When Philadelphia-based chef Michael Solomonov and his business partner Steven Cook opened their first restaurant Zahav in 2008, diners didn’t really know from modern Israeli cuisine. Sure, there was plenty of falafel and hummus in rotation on menus at cheap eateries. The adventurous home cook had perhaps tried her hand with homemade baba ghanouj or baklava. But the delicious subtleties of the innovative cuisine emerging within Israel were not yet on most Americans’ radar. A mention of za’atar or labneh would be met with blank stares.
Flash forward seven years, and Israeli food has taken a seat among the world’s celebrated cuisines. Zahav, meanwhile, is one of the most popular restaurants in the country. Solomonov and Cook have a mini empire of eateries in Philly (some Jewishly focused, some not). And, just this month, they released their first cookbook, Zahav: A World of Israeli Cooking.
It is unusual for a restaurant as successful as Zahav to wait the better part of a decade before putting out a cookbook. Not surprisingly, the idea for a book came to the table a long time ago. “We started talking about it around the one-year mark,” Cook told me. They toyed for a while with the notion of doing an out-of-the-box, all digital cookbook that included instructional videos and other interactive features along with recipes. “We wanted to be pioneers in that arena,” Cook said, “but nobody in the publishing world wanted to talk about it.”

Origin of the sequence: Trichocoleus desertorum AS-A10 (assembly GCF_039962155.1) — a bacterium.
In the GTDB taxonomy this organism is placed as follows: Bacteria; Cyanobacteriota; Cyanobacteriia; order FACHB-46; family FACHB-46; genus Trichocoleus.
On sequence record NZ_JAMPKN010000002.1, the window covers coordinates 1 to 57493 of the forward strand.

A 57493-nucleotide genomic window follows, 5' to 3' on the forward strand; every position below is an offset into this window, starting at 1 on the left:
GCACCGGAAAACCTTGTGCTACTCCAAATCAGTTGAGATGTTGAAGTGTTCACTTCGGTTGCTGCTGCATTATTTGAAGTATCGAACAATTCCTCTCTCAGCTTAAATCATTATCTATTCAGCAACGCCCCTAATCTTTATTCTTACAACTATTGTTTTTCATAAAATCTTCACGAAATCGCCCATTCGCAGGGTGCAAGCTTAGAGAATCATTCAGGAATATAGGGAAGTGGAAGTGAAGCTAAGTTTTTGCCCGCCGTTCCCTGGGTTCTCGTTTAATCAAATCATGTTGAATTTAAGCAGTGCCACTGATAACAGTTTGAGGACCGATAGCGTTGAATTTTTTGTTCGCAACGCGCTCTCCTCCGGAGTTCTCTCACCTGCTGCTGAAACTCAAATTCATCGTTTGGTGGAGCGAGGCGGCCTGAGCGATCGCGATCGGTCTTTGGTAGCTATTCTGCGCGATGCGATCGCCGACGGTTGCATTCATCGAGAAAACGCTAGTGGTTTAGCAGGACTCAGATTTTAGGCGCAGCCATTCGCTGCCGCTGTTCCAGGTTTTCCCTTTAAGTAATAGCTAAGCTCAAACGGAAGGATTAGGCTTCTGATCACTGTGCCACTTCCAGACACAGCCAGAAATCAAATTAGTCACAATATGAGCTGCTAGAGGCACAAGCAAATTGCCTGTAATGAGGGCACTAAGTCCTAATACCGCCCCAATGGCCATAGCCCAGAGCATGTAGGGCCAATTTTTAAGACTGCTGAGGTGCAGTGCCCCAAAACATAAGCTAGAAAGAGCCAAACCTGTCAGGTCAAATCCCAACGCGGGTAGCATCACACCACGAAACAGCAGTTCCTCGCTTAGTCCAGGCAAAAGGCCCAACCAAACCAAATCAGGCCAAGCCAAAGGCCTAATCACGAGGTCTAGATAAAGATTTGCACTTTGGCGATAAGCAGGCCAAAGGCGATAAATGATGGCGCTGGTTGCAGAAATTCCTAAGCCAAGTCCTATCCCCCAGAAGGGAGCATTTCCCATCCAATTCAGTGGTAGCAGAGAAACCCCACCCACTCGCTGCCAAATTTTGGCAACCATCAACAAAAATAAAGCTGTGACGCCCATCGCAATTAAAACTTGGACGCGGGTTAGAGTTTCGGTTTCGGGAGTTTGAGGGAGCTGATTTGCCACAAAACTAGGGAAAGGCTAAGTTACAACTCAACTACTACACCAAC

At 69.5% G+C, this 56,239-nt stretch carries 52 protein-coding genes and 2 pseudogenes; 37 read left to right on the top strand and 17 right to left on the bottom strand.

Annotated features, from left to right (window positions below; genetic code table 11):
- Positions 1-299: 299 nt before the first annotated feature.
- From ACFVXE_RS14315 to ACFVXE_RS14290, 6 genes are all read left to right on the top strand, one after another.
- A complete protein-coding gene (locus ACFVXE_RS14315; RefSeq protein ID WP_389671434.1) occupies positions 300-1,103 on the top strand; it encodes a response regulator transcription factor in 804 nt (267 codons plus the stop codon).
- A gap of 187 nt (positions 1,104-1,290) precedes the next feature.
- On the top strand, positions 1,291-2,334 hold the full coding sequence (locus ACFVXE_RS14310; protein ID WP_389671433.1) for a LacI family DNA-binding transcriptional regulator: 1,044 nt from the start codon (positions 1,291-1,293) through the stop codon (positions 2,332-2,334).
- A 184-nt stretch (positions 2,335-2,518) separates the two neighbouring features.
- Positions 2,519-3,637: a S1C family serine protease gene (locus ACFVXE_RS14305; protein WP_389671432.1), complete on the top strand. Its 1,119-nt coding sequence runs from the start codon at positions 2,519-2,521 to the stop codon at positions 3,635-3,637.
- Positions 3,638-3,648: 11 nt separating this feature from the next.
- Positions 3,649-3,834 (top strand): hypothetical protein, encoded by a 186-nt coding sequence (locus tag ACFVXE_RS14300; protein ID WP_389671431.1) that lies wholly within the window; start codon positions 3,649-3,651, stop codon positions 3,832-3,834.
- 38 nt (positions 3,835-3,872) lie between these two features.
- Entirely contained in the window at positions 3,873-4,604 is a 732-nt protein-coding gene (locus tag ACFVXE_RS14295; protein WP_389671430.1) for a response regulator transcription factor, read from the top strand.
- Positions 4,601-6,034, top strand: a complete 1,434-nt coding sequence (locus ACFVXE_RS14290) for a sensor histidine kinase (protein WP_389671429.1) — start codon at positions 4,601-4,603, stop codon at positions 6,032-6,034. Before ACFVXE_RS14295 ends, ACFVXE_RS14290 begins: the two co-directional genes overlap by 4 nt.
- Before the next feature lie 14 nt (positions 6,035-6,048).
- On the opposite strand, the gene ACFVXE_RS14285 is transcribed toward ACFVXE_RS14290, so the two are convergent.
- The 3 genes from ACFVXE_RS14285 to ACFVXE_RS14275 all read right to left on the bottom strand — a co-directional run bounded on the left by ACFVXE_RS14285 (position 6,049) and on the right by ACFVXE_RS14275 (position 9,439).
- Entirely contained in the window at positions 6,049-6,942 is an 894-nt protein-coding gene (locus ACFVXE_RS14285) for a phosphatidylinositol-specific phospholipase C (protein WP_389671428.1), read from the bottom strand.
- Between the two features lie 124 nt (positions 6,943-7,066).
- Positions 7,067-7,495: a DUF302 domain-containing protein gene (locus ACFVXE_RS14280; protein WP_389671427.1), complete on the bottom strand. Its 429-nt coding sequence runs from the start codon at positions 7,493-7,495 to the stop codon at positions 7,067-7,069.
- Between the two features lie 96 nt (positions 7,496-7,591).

Still, there’s something refreshing about a book written by a team that is seasoned and settled (though far from stagnant), rather than frenzied and striving. “When you first open a restaurant, you have all these ideas, but it takes a while to figure out what the cuisine actually is,” said Solomonov. “The book we would have produced a few years ago would not have been as good as the one we did now.”
Like many restaurant cookbooks, Zahav is filled with the dishes that made its namesake famous—in this case, the wood-fired laffa bread, the sultry Turkish hummus (which gets blended with melted butter), and the spoon-tender braised lamb shoulder. There are spins on classic Israeli foods, like the Israeli salad martini (inspired by the flavorful liquid that accumulates at the bottom of the salad bowl), and a new-school chocolate take on the traditional Middle Eastern shredded phyllo confection, konafi.